Proof by Contradiction: Polynomial cannot be written as the product of two quadratics

I've been working through Chapter 1 of D. L. Johnson's "Elements of Logic via Numbers and Sets" and have become stumped on the following problem, amongst others.

"Prove that the polynomial $\displaystyle f(x) = x^4 + 2x^2 + 2x + 1998 $ cannot be written as a product of two quadratic polynomials with integer coefficients."

The preceding section (and indeed the other questions in this set) was concerned with 'proof by contradiction', so I assume that I am intended to solve this via this method.

Therefore, for contradiction, assume that $\displaystyle f(x) $ can be written as previously described, i.e.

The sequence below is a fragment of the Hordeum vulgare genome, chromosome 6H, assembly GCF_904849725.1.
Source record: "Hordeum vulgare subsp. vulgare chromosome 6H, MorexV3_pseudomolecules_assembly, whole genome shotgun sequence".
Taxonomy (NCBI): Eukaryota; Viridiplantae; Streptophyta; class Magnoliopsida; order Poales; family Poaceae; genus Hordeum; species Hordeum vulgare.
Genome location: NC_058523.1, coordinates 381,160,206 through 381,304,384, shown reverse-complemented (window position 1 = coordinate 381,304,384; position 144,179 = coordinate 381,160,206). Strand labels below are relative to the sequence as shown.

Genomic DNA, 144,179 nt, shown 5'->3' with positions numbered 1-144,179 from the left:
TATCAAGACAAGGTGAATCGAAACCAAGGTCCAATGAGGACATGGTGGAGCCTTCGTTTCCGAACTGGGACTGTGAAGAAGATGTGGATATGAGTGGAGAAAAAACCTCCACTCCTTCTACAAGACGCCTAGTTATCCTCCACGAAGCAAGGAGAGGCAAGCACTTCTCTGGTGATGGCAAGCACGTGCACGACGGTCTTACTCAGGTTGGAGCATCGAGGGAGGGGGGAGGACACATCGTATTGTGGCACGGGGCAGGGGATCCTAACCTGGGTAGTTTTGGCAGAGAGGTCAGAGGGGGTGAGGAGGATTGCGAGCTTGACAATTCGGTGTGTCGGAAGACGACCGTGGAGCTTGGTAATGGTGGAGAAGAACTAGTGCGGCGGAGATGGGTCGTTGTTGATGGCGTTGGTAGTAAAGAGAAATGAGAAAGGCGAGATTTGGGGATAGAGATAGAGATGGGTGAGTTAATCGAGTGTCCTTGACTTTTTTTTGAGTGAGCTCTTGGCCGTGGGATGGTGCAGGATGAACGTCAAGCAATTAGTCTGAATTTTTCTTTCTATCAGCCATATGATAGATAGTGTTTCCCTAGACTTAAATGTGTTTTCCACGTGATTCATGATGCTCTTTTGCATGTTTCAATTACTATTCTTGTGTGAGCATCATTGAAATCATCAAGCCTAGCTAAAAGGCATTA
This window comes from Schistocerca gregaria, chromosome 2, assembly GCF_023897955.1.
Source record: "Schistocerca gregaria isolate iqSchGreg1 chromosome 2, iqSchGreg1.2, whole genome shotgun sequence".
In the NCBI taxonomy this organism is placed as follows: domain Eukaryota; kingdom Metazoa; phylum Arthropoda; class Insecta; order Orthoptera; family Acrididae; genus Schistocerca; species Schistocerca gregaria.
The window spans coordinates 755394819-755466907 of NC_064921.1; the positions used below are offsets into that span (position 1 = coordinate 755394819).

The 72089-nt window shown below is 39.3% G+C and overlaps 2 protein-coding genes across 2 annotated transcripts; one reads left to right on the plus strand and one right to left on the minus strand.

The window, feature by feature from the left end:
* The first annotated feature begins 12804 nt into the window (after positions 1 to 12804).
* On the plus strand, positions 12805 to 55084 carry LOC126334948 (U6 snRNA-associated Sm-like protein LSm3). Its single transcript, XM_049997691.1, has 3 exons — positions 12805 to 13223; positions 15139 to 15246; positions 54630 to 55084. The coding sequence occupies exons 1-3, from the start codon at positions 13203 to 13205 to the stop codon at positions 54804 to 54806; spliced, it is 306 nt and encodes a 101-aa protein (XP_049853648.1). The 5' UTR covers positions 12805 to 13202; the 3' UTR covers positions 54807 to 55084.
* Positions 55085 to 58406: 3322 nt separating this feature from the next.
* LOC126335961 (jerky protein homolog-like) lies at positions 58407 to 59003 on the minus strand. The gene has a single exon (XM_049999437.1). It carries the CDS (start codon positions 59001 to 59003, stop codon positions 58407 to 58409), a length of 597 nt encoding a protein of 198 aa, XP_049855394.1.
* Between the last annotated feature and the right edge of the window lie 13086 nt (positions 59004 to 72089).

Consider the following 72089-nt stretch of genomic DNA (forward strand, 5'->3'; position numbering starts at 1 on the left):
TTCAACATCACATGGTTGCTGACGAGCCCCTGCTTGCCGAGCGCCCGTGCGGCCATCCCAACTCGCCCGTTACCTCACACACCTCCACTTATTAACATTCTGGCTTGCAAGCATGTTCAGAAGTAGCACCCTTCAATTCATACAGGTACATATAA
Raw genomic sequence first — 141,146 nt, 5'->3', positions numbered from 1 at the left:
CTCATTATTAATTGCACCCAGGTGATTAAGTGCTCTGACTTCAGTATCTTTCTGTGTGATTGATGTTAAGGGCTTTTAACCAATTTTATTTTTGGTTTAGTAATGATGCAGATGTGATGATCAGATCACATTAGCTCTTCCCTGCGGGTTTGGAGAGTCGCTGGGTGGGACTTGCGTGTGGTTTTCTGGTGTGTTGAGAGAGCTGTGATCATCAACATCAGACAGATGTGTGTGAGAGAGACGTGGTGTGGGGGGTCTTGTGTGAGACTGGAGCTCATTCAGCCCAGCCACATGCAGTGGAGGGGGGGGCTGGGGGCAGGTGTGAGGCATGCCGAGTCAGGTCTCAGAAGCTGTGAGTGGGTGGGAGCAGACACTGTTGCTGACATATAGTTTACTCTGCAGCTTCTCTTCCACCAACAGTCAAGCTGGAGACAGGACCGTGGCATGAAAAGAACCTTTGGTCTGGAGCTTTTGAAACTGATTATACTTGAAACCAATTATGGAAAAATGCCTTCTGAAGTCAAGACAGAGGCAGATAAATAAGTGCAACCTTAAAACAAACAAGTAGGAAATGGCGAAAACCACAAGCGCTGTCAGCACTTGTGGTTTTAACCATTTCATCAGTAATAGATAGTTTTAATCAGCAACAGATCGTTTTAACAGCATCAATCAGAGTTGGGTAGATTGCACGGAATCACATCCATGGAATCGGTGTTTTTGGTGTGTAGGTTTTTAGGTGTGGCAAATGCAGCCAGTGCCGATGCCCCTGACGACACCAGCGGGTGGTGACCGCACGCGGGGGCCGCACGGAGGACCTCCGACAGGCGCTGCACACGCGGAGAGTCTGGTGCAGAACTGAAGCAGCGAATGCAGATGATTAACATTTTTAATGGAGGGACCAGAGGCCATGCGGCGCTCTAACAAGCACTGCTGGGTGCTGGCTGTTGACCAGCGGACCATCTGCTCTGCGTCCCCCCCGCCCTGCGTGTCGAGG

$\displaystyle f(x) = x^4 + 2x^2 + 2x + 1998 = (Ax^2 + Bx +C)(Dx^2 + Ex + F) $

where $\displaystyle A, B, C, E $ and $\displaystyle F$ are integers. Thus,

$\displaystyle x^4 + 2x^2 + 2x+1998 = AD x^4 + (AE + BD) x^3 + (AF + BE + CD) x^2 + (BF + CE) x + CF $,

and by comparing coefficients we see that:

$\displaystyle \begin{array}{rcl}

A D & = & 4 \\

A E + B D & = & 2 \\

A F + B E + C D & = & 2 \\

C F & = & 1998

\end{array} $.

I suppose for the purposes of the proof then, I should aim to show that there are no integer solutions to these set of simultaneous equations - but I have no idea about how to approach this. Any suggestions would be much appreciated.